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CoramBAAF reaction to the Government’s response to the Independent Review of Children’s Social Care

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The Government’s response to the Independent Review of Children’s Social Care has been published. You can read the full response from the Government here which sets out the areas it intends to focus on. 

CoramBAAF engagement and work with the Independent Review of Children’s Social Care 

The Independent Review of Children’s Social Care was announced in January 2021 and published its final report in May 2022. It was pitched as a “a once-in-a-generation opportunity to reform systems and services”. You can see a timeline of how the Care Review evolved here

We provided initial advice and submitted a response to the Care Review’s call for evidence. Our Black and Minority Ethnic Perspectives Advisory Committee also submitted evidence. 

Following the initial stage of the Care Review it put out a call for ideas in November 2021. We submitted eight ideas, which you can read in more details here

We called for a fostering strategy, a kinship strategy and a legal framework in relation to kinship. We also called for better access to mental health services for children, promotion of family identities, more consistent access to information for families, upskilling the workforce to support children from black and minority ethnic backgrounds and better matching in fostering. 

CoramBAAF reaction to the Government response 

There are positive steps outlined in the implementation strategy which we were pleased to see. For example, the commitment to publish a kinship care strategy by the end of 2023 along with £9 million investment in training and support for kinship carers is welcome. We look forward to feeding in to and helping to develop this much needed kinship care strategy. You can read Ann Horne, our kinship consultant’s, blog about why kinship carers need support, and her response when the Care Review final report was published.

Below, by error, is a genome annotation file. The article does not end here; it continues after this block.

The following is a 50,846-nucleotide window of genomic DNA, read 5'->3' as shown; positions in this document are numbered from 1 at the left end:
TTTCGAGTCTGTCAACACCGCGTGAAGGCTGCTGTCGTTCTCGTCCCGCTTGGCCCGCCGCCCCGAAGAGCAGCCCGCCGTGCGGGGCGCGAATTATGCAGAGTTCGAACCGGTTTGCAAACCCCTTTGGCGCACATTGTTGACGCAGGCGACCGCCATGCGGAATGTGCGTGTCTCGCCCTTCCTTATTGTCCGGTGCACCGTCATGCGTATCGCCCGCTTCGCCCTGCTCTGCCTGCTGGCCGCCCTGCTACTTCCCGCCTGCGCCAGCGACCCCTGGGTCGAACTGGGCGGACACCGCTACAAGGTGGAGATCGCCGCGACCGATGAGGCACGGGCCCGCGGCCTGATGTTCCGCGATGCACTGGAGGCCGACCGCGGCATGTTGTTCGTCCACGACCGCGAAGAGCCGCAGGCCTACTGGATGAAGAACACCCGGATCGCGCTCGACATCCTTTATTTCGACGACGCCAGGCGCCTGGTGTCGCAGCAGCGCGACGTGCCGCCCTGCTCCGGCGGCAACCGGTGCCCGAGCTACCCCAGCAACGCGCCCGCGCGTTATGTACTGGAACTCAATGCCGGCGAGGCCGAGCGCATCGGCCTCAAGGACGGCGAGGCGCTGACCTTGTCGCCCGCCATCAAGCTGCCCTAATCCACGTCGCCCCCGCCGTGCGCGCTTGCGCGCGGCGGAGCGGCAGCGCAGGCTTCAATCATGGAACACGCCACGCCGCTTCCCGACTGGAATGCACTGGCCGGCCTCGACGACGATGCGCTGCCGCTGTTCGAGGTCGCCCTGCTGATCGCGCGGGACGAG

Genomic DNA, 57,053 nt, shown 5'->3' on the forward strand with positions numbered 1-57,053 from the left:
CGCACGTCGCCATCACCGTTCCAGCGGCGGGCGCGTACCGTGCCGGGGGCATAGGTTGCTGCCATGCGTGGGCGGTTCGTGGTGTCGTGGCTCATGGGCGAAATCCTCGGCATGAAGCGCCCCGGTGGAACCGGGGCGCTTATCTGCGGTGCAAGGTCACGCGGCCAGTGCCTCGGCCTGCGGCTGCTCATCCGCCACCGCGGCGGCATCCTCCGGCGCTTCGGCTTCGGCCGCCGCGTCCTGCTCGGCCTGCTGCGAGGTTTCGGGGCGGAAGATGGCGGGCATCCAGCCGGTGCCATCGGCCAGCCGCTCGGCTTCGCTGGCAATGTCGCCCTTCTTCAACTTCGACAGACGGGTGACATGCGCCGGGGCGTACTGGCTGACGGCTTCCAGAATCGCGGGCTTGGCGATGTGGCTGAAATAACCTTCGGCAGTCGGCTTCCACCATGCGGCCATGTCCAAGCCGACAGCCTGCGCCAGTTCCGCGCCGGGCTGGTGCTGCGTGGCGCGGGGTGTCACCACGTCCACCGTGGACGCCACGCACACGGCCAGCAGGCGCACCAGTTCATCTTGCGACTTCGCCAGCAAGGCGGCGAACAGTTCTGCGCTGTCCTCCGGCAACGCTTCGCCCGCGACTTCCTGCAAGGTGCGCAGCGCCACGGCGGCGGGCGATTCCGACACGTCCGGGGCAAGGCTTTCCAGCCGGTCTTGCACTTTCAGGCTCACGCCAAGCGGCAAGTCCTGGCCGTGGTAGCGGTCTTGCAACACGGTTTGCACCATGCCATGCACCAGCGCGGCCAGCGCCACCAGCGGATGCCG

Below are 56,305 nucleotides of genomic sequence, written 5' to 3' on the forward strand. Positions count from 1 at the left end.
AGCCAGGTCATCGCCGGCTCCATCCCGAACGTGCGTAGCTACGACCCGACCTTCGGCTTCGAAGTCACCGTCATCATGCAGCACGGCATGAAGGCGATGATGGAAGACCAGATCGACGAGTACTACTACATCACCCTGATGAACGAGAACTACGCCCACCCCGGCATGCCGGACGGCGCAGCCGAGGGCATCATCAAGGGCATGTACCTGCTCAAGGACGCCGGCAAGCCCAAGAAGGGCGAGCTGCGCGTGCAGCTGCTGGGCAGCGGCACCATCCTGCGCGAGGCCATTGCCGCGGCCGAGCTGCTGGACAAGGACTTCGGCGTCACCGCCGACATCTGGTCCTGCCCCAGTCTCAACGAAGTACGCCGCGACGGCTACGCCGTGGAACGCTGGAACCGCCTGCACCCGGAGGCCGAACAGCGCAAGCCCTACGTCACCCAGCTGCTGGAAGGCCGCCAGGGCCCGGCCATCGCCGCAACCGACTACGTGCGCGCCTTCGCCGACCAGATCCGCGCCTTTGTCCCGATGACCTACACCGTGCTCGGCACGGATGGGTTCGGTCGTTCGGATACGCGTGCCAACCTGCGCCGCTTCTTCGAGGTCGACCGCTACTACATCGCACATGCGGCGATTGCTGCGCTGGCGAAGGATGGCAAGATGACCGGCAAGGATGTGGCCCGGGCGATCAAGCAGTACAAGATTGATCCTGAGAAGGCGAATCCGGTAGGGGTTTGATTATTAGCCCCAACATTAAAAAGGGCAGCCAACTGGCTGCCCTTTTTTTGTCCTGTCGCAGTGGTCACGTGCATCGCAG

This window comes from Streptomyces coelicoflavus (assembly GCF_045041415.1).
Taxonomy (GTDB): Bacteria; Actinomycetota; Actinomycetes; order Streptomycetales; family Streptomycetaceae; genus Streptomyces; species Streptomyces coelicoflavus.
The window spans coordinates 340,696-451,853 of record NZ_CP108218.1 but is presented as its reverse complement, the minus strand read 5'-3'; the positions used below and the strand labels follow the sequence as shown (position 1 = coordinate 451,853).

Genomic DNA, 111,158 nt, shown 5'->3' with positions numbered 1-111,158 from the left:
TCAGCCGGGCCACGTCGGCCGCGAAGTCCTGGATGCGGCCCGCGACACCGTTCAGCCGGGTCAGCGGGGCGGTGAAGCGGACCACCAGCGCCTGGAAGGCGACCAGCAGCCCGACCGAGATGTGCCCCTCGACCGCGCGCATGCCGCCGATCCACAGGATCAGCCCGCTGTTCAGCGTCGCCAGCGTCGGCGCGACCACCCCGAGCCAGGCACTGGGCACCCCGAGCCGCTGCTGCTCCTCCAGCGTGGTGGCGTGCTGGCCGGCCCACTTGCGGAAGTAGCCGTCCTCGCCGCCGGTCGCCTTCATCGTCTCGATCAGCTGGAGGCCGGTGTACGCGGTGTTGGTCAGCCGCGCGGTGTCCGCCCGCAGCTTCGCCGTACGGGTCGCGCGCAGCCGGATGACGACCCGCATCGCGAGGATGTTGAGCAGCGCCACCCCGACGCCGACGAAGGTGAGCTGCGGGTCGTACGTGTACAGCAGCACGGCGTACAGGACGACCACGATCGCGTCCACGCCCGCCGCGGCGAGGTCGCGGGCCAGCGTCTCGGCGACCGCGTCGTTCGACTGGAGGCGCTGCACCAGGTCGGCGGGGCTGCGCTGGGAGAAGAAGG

We were also pleased to see the commitment to delivering a fostering recruitment and retention programme worth £27 million over the next two years. Emma Fincham, our fostering consultant, has written about why we need to work on retaining as well as recruiting foster carers and the cost of living here.  

There are areas of policy and practice where we know our members will have concerns about the proposed reforms or the lack of action. The lack of funding of vital services, the current cost of living crisis, poverty and discrimination all have a huge impact on families and the professionals supporting them. There is still a lot more that needs to be done.  

We were also disappointed that the funding committed falls far short of what is needed and was indeed recommended by the Care Review. Significant investment is required now and in the longer term to make sure we can meet the needs of our children and young people in care, and care leavers.  

As we consider the detail of the Government’s Implementation Strategy, and the three consultations that formed part of this, we will update members regularly with key developments and keep in touch through our blogs, our practice forums and our advisory committees. We will continue to engage with our members to seek their views and make representations on their behalf as the implementation of reforms begins.  


James Bury, Head of Policy, Research and Development, CoramBAAF